posted by jesourie at 11:43 AM on March 5 [97 favorites]


jesourie: "If I had listened back then to every well-meaning person who told me to "take it easy" and not exert myself, I would never have quit my desk job and gone to nursing school, never discovered the profound joy of doing my life's work as a nurse at the hectic and physically demanding bedside, never discovered how much I love strenuous outdoor activities like hiking, and I certainly wouldn't be going on a week-long sea kayaking vacation soon."

It's truly wonderful that you're able to do all of those things!

But I know my father (for example) wouldn't have been capable of it. He used to have stress-triggered exacerbations every year, same time of year (June and August) like clockwork. He was a teacher, and would experience one at the beginning and end of every summer, timed perfectly to the end and then the beginning of the school year. He also had a lot more difficulty getting his body to do what he wanted when the weather was very hot or if he was overtaxed. Overexertion affected him very poorly. Even early on, hiking would have been very difficult for him if not impossible.

With the differences you're describing, I wonder how much of that might be the type of MS he had, or his psychology, or the various medications he took. I know he wasn't outside the "norm" compared to his friends who were MS Society members. Of course, the 80's were a very different time for understanding and treating MS. Lots of experimentation.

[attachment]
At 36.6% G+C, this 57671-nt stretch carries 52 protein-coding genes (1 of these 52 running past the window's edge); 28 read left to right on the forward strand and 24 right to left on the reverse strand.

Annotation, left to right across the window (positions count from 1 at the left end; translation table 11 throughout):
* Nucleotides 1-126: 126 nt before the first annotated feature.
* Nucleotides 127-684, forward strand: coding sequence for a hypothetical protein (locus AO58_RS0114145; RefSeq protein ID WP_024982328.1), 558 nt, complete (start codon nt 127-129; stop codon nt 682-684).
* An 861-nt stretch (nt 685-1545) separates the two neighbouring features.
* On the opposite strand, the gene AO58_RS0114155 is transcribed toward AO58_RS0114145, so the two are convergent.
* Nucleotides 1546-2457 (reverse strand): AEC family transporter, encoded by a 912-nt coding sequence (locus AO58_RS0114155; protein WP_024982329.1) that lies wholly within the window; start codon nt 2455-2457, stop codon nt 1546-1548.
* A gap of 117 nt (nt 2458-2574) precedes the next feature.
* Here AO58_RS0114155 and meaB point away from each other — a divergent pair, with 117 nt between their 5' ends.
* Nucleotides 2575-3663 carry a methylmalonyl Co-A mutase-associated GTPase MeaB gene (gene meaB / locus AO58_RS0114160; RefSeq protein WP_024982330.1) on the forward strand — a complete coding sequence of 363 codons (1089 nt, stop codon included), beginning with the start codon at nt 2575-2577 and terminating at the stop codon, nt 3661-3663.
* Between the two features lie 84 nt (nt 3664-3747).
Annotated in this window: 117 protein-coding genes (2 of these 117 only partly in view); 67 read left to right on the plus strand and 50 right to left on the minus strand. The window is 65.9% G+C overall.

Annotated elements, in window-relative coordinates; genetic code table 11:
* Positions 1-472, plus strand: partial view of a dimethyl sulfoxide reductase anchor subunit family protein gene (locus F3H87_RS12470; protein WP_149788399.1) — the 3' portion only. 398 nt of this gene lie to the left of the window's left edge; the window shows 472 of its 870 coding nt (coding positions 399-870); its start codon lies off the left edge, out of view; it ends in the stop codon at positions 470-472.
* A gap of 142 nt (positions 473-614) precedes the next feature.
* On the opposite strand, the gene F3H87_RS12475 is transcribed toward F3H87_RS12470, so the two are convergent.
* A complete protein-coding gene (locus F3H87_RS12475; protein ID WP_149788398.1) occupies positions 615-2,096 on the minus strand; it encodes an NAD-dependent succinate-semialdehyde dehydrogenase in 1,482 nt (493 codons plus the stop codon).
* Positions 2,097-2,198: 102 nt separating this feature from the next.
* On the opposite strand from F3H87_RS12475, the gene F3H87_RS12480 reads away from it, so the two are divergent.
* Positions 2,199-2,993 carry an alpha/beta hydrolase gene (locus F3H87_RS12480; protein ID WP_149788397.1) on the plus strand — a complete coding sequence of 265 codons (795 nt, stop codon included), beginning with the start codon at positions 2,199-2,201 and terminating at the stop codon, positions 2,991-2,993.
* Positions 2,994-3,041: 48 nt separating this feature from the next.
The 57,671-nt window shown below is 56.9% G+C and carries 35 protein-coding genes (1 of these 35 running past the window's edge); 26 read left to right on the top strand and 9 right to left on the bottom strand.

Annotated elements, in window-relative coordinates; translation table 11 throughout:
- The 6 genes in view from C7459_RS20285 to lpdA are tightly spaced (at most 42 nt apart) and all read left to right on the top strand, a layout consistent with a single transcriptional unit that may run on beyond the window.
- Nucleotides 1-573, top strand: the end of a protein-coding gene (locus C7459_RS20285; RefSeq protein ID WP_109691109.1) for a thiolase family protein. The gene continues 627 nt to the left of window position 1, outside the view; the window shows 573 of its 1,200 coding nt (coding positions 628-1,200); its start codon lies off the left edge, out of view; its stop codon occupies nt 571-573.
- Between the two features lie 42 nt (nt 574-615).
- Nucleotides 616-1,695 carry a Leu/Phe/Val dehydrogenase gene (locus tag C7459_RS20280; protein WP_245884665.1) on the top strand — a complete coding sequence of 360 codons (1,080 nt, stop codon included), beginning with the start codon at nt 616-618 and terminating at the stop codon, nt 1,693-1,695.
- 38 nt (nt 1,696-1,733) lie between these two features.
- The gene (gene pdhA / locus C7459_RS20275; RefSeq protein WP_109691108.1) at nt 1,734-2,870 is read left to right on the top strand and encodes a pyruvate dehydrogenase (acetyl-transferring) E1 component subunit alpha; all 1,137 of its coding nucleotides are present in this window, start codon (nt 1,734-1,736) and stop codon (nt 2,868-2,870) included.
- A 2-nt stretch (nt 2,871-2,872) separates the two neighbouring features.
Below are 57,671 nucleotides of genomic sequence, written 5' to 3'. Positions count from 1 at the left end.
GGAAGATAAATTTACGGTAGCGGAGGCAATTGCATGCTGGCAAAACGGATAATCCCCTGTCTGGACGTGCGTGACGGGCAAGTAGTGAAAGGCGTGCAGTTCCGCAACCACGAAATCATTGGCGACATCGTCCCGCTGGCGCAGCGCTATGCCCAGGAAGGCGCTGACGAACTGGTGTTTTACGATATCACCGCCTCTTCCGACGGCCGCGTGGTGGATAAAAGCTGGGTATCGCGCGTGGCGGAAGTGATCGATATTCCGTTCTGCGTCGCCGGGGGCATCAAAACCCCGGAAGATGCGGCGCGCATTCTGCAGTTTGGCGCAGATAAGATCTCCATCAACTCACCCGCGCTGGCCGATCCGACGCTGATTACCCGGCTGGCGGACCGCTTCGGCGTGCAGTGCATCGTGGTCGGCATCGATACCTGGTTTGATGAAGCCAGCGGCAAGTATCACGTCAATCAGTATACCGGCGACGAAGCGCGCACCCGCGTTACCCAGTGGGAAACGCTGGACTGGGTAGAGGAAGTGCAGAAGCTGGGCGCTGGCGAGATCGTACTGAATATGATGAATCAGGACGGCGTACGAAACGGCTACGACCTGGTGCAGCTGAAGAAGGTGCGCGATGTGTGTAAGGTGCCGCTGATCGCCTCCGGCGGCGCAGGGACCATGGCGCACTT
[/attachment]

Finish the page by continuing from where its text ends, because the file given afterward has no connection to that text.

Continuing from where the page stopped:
posted by zarq at 12:14 PM on March 5 [1 favorite]


Maybe she's winning because she runs herself to the point of collapse every time, while the other runners don't.

Kinesthesiology research at least at the point when The Lore of Running was published has basically arrived at the consensus that your brain slows you down in distance races before you get to the point of that collapse or death. When that does happen, as when Alberto Salazar was read his last rites in the '78 Falmouth Road Race, something else is the matter like heat stroke (Malcolm Gladwell wrote a New Yorker article I won't link to basically stating that Salazar's ability to motivate himself closer to death than the other runners made him a superior racer, which is almost certainly untrue).

It seems like Montgomery's "central governor" mechanism is what MS is interfering with. I hope some college coach takes a chance and gets her a big scholarship as the speed of her progress shows she could be a huge contributor to any NCAA team.
posted by Luminiferous Ether at 12:14 PM on March 5 [1 favorite]


I just lost a family member who'd suffered from MS for 40 years, and been utterly immobile for the last 15. Run on, Kayla.
posted by TwoStride at 12:50 PM on March 5


There's also Diane Van Deren, who had a lobectomy to fight her epileptic seizures. It also altered her ability to perceive the passing of time, which comes as a huge help while doing ultra-marathon running.
posted by themadthinker at 12:51 PM on March 5 [1 favorite]


She has a 4.70 GPA? That's not a scale I recognize.

get offa my lawn
posted by norm at 12:56 PM on March 5


Maybe she's winning because she runs herself to the point of collapse every time, while the other runners don't.

 
Vincent: You want to know how I did it? This is how I did it, Anton: I never saved anything for the swim back.
posted by Nonsteroidal Anti-Inflammatory Drug at 12:57 PM on March 5 [13 favorites]


zarq wrote the 80's were a very different time for understanding and treating MS

Oh yes. The newer disease-modifying medications have made a huge difference in slowing the progression of disability and reducing the number of relapses. Every appointment at the infusion center is cause for celebration.